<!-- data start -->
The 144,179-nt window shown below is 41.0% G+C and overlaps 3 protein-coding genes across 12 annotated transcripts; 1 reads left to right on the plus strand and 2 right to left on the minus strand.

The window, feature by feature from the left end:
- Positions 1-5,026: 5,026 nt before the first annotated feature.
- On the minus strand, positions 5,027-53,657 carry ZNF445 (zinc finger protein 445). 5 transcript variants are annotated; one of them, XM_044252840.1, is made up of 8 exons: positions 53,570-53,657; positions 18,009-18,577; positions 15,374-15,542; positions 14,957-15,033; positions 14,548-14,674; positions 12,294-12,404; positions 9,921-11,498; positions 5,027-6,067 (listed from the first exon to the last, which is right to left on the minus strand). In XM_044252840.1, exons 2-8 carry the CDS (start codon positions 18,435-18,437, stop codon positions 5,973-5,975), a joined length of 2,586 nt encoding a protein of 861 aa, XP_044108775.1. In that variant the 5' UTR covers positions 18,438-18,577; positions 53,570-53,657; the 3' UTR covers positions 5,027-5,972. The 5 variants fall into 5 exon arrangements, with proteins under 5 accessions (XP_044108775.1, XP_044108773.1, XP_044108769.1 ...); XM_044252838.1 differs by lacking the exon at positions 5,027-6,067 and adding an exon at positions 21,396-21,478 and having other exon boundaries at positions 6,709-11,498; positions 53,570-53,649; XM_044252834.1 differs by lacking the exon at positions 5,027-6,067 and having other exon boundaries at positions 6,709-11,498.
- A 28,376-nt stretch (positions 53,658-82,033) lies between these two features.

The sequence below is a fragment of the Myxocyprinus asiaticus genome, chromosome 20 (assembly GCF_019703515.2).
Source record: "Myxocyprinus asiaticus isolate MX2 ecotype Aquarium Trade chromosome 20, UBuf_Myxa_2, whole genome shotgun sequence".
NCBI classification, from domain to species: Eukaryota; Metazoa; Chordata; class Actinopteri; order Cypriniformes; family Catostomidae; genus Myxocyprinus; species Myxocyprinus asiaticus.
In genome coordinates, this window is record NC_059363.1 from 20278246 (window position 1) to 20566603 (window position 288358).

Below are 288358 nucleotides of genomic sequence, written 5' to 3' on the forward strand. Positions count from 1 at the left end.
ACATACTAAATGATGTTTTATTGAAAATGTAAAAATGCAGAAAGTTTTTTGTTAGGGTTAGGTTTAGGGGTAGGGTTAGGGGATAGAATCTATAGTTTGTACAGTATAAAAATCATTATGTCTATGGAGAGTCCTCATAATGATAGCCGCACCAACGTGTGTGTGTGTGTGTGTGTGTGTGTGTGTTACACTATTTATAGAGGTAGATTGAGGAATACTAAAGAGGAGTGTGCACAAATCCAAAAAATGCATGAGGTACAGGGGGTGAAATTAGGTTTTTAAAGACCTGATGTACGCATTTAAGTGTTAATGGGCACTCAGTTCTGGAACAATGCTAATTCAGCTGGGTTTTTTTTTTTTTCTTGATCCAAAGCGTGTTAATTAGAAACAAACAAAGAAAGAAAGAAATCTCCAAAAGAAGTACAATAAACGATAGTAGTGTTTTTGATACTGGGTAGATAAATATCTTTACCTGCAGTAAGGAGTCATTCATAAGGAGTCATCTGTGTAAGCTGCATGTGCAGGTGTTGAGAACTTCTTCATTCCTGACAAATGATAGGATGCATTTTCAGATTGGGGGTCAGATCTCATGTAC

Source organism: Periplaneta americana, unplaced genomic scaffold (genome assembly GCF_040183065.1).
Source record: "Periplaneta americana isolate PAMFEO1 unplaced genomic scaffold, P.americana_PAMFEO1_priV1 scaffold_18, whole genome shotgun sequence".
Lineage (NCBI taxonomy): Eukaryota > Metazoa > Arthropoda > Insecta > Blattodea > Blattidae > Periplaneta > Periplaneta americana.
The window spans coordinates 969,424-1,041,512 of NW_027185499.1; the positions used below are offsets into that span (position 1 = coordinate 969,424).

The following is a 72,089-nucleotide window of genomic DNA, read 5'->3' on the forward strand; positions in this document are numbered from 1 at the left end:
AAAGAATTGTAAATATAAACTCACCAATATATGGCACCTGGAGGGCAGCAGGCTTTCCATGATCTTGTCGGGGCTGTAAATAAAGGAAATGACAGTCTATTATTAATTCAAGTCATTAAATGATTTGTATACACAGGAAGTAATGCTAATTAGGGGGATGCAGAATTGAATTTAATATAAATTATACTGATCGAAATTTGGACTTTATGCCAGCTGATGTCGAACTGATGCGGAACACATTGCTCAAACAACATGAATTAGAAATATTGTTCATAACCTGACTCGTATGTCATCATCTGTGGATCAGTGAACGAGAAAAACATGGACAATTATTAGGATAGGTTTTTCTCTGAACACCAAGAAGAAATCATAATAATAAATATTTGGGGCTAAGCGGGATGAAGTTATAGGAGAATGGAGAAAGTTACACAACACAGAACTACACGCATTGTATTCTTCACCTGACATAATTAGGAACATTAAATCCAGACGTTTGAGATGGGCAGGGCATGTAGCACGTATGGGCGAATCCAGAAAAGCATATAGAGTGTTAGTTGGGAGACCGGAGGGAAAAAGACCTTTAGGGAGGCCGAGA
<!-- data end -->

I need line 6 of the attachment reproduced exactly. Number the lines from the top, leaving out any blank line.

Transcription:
The sequence below is a fragment of the Myxocyprinus asiaticus genome, chromosome 20 (assembly GCF_019703515.2).